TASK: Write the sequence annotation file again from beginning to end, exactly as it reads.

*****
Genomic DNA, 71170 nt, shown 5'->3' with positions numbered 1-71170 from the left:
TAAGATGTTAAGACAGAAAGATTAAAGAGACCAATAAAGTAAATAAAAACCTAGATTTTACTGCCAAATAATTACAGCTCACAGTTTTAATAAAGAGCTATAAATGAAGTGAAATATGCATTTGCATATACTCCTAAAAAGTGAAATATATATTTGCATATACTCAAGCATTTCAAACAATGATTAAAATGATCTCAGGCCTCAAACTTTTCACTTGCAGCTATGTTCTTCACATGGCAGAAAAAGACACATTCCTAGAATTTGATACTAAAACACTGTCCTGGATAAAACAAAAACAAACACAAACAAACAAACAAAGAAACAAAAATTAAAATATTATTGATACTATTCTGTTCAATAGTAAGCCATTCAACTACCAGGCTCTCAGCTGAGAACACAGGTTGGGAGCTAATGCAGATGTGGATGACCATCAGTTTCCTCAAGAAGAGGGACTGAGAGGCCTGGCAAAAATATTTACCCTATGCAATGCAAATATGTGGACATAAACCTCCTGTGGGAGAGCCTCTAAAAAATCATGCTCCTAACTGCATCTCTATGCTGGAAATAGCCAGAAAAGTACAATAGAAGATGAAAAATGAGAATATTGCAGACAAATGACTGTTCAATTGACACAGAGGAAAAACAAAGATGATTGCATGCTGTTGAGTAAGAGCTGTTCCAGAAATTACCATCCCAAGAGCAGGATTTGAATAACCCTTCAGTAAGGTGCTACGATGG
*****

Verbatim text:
Genomic DNA, 71170 nt, shown 5'->3' with positions numbered 1-71170 from the left:
TAAGATGTTAAGACAGAAAGATTAAAGAGACCAATAAAGTAAATAAAAACCTAGATTTTACTGCCAAATAATTACAGCTCACAGTTTTAATAAAGAGCTATAAATGAAGTGAAATATGCATTTGCATATACTCCTAAAAAGTGAAATATATATTTGCATATACTCAAGCATTTCAAACAATGATTAAAATGATCTCAGGCCTCAAACTTTTCACTTGCAGCTATGTTCTTCACATGGCAGAAAAAGACACATTCCTAGAATTTGATACTAAAACACTGTCCTGGATAAAACAAAAACAAACACAAACAAACAAACAAAGAAACAAAAATTAAAATATTATTGATACTATTCTGTTCAATAGTAAGCCATTCAACTACCAGGCTCTCAGCTGAGAACACAGGTTGGGAGCTAATGCAGATGTGGATGACCATCAGTTTCCTCAAGAAGAGGGACTGAGAGGCCTGGCAAAAATATTTACCCTATGCAATGCAAATATGTGGACATAAACCTCCTGTGGGAGAGCCTCTAAAAAATCATGCTCCTAACTGCATCTCTATGCTGGAAATAGCCAGAAAAGTACAATAGAAGATGAAAAATGAGAATATTGCAGACAAATGACTGTTCAATTGACACAGAGGAAAAACAAAGATGATTGCATGCTGTTGAGTAAGAGCTGTTCCAGAAATTACCATCCCAAGAGCAGGATTTGAATAACCCTTCAGTAAGGTGCTACGATGG